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MGMA 2022: Ways to alleviate physician burnout


Recognizing it’s a problem is first step to making changes that help workforce, patients and the bottom line.

Organizational changes are needed to alleviate burnout for physicians and other health care changes.

After dealing with pandemic conditions, evidence has become clear that physician resilience training will not solve systemic problems contributing to burnout, said Michael Tutty, PhD, MHA, FACMPE, and group vice president for professional satisfaction and practice sustainability for the American Medical Association (AMA). He outlined the latest research and potential solutions in the presentation “Understanding and Addressing Physician Burnout in the Post-COVID Era,” 2022 Medical Practice Excellence Leaders Conference of the Medical Group Management Association.

It's true that physicians’ physical and mental well-being contributes to feelings of burnout on the jobs, characterized by:

  1. Emotional exhaustion
  2. Feelings of decrease personal achievement and a lack of empathy for patients
  3. Depersonalization, including cynical or negative feelings toward patients

But now is the time for physicians, staff, and administrators to look at organizational revamping and large-scale revisions within the U.S. health care system, two larger systems that encircle the work of individual workers.

“I would argue though that the best place for us to be investing our needed time and resources is working in the outer two circles, working on those environmental issues that make it harder to practice medicine than it should,” Tutty said.

Studies have shown physicians are more resilient than the general population. Focusing on the individual can feel like blaming individuals for not being resilient enough, “and we know that’s not the case,” Tutty said.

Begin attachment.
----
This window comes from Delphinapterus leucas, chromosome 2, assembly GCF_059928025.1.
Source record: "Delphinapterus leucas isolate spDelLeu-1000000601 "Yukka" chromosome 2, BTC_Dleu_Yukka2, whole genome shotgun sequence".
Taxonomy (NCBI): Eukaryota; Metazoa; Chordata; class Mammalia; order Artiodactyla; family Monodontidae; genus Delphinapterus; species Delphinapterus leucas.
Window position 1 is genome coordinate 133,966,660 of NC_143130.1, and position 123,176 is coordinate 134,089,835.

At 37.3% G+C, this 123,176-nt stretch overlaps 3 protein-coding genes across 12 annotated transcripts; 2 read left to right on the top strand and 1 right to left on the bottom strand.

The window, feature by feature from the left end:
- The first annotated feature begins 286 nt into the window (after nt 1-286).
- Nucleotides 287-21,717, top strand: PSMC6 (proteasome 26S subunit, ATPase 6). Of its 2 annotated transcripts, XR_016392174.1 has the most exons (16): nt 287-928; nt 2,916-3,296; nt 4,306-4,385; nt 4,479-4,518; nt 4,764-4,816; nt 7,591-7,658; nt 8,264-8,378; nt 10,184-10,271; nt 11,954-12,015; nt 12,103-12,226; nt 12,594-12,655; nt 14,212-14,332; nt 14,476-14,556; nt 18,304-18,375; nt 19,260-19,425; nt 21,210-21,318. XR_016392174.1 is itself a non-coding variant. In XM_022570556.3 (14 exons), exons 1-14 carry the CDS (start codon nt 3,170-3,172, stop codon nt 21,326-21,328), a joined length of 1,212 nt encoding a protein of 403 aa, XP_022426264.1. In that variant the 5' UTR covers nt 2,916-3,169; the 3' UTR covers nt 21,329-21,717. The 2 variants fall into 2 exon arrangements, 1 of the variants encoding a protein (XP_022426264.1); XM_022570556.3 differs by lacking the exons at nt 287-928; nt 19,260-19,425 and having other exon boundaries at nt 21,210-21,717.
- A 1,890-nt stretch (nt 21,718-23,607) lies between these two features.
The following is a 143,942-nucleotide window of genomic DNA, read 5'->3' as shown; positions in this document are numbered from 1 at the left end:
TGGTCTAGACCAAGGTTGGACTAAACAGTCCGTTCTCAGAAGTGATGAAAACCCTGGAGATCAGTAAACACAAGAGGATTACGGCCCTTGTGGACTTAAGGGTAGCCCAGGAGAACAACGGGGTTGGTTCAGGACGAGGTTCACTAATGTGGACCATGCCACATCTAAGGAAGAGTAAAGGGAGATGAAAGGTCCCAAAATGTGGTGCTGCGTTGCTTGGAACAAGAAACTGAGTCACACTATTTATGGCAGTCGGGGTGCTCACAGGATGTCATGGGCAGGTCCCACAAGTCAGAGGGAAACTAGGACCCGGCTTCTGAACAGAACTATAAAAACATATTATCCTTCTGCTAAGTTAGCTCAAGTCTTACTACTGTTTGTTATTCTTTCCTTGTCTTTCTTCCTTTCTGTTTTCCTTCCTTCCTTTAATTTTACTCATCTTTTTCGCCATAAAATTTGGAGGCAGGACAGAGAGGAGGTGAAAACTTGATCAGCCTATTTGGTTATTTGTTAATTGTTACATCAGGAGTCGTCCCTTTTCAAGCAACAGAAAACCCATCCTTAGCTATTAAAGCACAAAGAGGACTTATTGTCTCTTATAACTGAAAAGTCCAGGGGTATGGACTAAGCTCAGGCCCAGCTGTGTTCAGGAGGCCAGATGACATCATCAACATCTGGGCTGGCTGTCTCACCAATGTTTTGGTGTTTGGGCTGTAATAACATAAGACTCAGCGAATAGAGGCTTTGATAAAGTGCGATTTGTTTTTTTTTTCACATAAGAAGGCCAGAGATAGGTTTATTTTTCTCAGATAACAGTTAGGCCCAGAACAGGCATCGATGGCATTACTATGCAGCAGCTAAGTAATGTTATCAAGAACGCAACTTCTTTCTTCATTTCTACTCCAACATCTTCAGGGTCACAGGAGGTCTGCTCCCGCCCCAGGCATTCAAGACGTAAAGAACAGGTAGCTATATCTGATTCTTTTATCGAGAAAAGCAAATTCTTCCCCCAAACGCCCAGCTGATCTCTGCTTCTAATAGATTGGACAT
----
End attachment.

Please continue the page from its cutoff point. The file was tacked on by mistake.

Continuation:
“It’s the organization,” he said. “It’s the health system we all work in. We all know how dysfunctional it is and how frustrating that can be. We know it’s not an individual problem.”

Individual resilience training, such as a mindfulness course, is great, but really serves as a coping mechanism when participants return to a chaotic work environment, Tutty said.

The AMA has created the STEPS Forward program with practical lessons about what to do and what to avoid in improving medical workplaces. Tutty referred to that program and its “Saving Time Playbook” for more resources to alleviate conditions that contribute to burnout.

Some ways to start improving organizational well-being, can be:

  • Recognize the cost. AMA has a calculator that can tally the real dollars and cents effects of physician turnover, especially in larger institutions. “When you have a health care leader who says, ‘I don’t think we have the funds to work on this type of issue,’ the issue is, ‘Do you have the funds not to work on the issue?’ because of the coast to the institution,” Tutty said.
  • Get input by surveying the team. It appears some organization leaders don’t want to survey staff because they are afraid of the results. “Well, trust me, that’s how people feel whether you survey them or not,” Tutty said. It’s a powerful tool, though Tutty advised waiting to read results on Monday morning, instead of a Saturday morning so as not to ruin the weekend because the first impression can be overwhelming.
  • Do a GROSS project. GROSS is Get Rid Of Stupid Stuff. “It’s not gross at all, it’s a pretty good idea,” Tutty said. He added not every idea needs a study committee and some ideas are so obvious they should just be done.
  • Examine electronic health record (EHR) metrics. Administrators could be surprised at variations in documentation time among physicians. It may be that physicians who spend more time on EHR need more training.
  • Consider team-based documentation. Adding scribes to a practice can be expensive, but finding new opportunities in EHR documentation can free time physicians while letting other staff get involved with patient care.

Tutty noted email inbox messages have increased in the last year or two for physicians and that is adding to workplace dissatisfaction. For emails, EHR, and other computer programs, vendors tout the speed of programs, but if those add two minutes to the work week, the programs should cut two minutes somewhere else.

He proposed a four-question test for evaluating new technology:

  1. Does it work?
  2. Will I receive proper payment?
  3. Will I be liable?
  4. Will it work in my practice?

Building a team

Finding or implementing potential solutions for may not be as successful as you hoped, but could have a beneficial side effect. By working together to solve a problem, physicians and staff can build camaraderie that is powerful on its own, Tutty said.

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